Monday, October 30, 2006

And the Password Is:

6. Giving out passwords, tokens or smart cards

The password problem is as old as computers themselves. Despite years of trying, however, no one has come up with a workable solution, however, one might not be far away as online payment vendors Pay By Touch and UPEK earlier this month unveiled a finger-sensor payment service, TrueMe, which lets users access account information through a biometric fingerprint scanner..

In a study published just this week by global research firms Nucleus Research and KnowledgeStorm, companies' attempts to tighten IT security by regularly changing and increasing the complexity of passwords is having no effect on security.

Despite years of IT warnings to the contrary, about one in three people still write down their computer passwords somewhere near the machine, either on a piece of paper or in a text file on a PC or mobile device, the researchers said.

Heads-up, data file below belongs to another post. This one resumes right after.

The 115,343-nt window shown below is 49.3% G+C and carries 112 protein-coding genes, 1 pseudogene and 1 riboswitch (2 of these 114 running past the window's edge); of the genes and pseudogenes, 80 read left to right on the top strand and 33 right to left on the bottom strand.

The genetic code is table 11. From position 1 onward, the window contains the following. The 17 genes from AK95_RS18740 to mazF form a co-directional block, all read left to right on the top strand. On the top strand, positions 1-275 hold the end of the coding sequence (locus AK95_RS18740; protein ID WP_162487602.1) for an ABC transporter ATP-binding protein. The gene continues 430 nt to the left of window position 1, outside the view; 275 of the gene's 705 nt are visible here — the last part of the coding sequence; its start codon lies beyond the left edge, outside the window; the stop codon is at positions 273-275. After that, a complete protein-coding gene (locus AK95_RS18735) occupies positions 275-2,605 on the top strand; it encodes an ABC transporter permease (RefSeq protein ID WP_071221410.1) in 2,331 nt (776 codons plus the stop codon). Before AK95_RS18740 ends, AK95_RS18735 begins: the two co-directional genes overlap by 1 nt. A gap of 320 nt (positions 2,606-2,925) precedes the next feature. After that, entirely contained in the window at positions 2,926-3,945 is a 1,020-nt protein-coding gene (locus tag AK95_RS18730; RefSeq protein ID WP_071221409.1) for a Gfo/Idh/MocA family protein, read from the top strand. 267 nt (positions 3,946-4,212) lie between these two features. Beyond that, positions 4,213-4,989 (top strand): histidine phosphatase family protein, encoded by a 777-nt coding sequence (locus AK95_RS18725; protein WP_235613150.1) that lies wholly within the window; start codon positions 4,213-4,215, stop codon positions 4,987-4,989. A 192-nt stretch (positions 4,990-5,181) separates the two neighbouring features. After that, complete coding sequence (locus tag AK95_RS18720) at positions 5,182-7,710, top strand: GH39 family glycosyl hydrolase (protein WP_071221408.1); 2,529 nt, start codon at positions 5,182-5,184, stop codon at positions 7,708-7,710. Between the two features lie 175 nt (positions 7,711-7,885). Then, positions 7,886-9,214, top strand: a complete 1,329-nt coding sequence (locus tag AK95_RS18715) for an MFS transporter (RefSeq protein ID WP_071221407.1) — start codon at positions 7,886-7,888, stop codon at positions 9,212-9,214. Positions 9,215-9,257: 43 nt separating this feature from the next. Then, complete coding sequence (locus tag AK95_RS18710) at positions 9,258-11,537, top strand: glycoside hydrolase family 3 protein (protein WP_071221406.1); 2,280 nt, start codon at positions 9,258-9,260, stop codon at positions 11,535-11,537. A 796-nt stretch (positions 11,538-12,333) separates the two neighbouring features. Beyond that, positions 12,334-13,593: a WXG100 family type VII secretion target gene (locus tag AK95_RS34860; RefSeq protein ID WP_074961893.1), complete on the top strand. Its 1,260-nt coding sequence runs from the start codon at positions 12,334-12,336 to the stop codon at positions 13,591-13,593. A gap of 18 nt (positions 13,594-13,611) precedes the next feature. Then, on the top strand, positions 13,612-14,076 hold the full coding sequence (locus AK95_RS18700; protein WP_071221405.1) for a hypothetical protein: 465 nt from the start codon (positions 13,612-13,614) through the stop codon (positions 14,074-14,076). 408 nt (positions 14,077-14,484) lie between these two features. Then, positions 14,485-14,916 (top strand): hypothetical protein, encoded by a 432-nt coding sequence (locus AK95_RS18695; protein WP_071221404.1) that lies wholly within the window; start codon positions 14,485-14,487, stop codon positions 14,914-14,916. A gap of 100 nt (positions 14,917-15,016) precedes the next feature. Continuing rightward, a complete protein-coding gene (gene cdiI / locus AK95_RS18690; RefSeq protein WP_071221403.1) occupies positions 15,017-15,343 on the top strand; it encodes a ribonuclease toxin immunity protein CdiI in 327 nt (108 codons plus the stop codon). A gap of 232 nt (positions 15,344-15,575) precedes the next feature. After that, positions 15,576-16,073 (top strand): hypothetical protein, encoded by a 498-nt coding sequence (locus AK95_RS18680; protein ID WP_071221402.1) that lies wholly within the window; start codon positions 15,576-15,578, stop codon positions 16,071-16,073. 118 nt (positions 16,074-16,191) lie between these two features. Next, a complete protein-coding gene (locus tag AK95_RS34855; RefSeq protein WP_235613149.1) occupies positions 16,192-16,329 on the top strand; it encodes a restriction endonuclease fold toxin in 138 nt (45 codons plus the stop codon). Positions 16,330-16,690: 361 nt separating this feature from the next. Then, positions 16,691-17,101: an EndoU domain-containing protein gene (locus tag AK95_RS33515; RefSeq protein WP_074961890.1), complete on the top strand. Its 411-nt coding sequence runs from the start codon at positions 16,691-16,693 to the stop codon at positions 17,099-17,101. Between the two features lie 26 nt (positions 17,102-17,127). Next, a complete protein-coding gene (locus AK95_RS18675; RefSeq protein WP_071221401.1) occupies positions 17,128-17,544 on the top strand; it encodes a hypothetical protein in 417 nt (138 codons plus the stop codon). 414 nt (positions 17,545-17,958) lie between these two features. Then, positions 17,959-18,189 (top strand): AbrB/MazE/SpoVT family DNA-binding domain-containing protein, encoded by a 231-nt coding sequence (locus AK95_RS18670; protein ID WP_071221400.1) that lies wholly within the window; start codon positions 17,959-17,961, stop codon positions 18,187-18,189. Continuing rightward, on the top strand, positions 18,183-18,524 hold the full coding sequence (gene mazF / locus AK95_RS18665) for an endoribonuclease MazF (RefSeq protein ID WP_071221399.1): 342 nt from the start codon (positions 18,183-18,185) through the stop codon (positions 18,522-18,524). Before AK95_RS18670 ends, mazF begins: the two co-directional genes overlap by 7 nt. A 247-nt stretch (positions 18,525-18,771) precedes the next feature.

"This is really a lot like Mom and Dad buying a great new security system for the house, and Junior leaving the combination under the doormat," said David O'Connell, senior analyst at Nucleus Research, in a published interview. "Passwords are high maintenance: People forget them; people lose them; they have to be reset."

Some experts also say that employees can be too trusting of acquaintances, colleagues and family members who may "borrow" their passwords or authentication tokens, exposing them even more broadly to loss or theft. This is a particular risk among telecommuters or road warriors who may give out their passwords to help a friend or relative. "You might trust the employee, but you have to draw the line at friends and family," says one expert.

The researchers at Nucleus Research and KnowledgeStorm suggested that enterprises should look to increasingly improving authentication technologies, such as single sign-on and biometrics, as potential answers to the age-old problem of password management.

To read the entire Forbes Article click the link below:
The Ten Most Dangerous Online Activities